Siri Hustvedt

“Response to my post “Bipolar Epidemic?”
Mar 2010

Psychology Today “A Novelist's Take on Mental Health. Reading Minds: Method or Muddle?”

“Response to my post “Bipolar Epidemic?”

I am very grateful for the thoughtful comments I have received about my small essay, “Bipolar Epidemic?” The surge in bipolar diagnoses in children is understandably a sensitive and controversial subject for many, especially those with children who are directly affected. My broader point, however—that whenever there is an explosion in a particular diagnosis, there is some cause for worry—seems not to have been fully understood. A few additional comments may help clarify what I had hoped to say before.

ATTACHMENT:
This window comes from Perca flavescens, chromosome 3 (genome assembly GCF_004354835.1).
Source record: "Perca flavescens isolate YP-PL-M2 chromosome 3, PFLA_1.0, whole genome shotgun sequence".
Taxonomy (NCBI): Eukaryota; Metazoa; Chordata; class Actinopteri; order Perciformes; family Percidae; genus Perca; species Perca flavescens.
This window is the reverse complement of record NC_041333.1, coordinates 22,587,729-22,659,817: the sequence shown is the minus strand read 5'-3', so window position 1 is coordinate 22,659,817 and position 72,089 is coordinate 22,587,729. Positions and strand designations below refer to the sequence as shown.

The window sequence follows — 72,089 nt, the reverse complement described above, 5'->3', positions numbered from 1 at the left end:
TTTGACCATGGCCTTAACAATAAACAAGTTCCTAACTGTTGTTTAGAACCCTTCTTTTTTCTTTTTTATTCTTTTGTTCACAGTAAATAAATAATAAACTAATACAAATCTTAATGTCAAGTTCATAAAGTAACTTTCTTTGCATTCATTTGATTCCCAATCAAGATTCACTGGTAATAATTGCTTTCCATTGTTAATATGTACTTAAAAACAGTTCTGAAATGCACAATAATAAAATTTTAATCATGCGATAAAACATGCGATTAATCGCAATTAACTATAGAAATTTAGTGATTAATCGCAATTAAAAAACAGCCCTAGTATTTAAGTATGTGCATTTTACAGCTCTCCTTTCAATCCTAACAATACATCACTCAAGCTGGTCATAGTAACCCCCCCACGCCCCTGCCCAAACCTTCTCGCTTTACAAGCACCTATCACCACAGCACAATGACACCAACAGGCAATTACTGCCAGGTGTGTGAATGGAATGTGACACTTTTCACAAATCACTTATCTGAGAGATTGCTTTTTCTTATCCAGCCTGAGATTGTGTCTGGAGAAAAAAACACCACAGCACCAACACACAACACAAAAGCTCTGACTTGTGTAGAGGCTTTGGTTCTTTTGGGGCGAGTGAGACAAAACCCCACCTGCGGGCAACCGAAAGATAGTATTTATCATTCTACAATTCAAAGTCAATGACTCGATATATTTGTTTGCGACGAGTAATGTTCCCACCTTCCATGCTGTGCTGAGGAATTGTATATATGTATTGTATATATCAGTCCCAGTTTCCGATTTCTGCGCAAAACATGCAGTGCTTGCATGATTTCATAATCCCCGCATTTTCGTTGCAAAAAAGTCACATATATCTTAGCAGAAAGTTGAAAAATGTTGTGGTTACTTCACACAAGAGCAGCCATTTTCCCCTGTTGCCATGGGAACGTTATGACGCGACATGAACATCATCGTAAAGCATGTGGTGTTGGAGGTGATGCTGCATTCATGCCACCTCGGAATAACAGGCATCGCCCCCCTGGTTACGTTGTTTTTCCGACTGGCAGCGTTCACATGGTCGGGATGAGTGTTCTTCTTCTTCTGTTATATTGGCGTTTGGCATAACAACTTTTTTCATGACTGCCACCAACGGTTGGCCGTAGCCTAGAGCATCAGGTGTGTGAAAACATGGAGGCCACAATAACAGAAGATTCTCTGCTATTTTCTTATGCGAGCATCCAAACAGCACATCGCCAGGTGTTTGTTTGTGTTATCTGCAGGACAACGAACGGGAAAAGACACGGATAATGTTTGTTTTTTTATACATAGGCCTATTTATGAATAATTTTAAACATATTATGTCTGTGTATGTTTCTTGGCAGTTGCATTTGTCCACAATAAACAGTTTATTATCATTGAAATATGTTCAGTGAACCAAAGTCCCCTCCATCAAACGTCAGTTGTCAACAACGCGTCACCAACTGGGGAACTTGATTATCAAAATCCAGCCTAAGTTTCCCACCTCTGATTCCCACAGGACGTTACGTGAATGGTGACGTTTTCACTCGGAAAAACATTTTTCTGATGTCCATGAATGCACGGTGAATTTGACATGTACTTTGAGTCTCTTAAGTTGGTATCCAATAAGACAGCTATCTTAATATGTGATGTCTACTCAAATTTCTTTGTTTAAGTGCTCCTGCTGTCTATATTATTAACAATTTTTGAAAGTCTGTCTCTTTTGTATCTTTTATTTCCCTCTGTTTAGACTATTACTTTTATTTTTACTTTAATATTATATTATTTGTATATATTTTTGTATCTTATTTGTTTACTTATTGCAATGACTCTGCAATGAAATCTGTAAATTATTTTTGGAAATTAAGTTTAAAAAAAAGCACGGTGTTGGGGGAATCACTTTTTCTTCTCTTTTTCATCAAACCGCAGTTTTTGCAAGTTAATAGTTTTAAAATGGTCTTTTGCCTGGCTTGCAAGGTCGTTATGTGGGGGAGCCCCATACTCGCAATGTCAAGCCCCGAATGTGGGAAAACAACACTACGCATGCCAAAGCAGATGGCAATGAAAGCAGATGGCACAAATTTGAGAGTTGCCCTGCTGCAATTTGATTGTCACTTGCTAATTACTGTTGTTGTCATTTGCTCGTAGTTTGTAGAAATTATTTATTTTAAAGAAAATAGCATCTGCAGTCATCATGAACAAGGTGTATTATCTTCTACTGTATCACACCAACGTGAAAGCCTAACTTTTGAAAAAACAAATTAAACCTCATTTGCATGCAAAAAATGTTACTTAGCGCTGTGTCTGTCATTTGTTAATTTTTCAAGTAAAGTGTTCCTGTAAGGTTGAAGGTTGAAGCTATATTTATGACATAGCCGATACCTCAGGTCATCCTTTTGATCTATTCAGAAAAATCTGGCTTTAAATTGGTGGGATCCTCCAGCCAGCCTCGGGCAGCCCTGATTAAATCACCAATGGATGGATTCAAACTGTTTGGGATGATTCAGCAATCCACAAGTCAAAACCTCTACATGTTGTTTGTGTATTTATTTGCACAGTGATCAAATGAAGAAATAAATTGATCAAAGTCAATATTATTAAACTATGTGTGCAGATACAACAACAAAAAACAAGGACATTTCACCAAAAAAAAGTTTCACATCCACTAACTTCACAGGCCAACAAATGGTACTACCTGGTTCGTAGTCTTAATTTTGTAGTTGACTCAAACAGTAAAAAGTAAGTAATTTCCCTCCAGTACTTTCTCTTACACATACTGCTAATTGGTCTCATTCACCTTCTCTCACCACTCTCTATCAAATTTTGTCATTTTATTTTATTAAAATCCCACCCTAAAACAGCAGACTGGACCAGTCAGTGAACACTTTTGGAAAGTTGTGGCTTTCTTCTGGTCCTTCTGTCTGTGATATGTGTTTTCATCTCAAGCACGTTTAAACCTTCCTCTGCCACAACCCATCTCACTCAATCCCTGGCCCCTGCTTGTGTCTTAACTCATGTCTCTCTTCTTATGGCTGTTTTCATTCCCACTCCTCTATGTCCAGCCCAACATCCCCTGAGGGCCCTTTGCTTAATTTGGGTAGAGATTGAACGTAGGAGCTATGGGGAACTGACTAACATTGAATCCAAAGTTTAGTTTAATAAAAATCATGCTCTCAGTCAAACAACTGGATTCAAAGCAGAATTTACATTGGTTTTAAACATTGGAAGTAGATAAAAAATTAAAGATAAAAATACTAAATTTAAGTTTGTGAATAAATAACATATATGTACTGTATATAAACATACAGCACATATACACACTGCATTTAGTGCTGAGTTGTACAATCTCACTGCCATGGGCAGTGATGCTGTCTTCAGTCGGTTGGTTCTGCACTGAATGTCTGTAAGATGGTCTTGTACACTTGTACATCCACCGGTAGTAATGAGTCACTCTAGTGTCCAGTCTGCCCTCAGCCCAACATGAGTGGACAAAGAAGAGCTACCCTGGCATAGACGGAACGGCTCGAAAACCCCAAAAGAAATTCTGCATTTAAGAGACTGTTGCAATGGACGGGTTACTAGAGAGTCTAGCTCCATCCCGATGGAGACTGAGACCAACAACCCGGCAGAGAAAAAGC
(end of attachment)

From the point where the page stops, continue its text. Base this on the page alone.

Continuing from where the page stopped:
The great psychiatrist Emil Kraepalin (1856-1926) was the first to use the term manic depression and to distinguish it from dementia praecox, later redubbed schizophrenia by Eugen Bleuler, who refuted Kraepalin’s idea that the disease always led to deterioration of the patient’s mental faculties. Kraepalin classified hundreds of mental diseases through a close study of patient histories. Like many contemporary psychiatrists he regarded these illnesses as primarily genetic and biological and, as is maintained today, found that manic depression runs in families. Kraepalin, like his contemporary Freud, was confident that one day the genetic and neurobiological roots of these illnesses would be uncovered. For bipolar disorder, that day is yet to come. What this means is that unlike the measles, for example, which has a known cause, a diagnosis of bipolar disorder depends on a physician’s perception of symptoms or a pattern of symptoms in his or her patient. Its etiology remains unknown.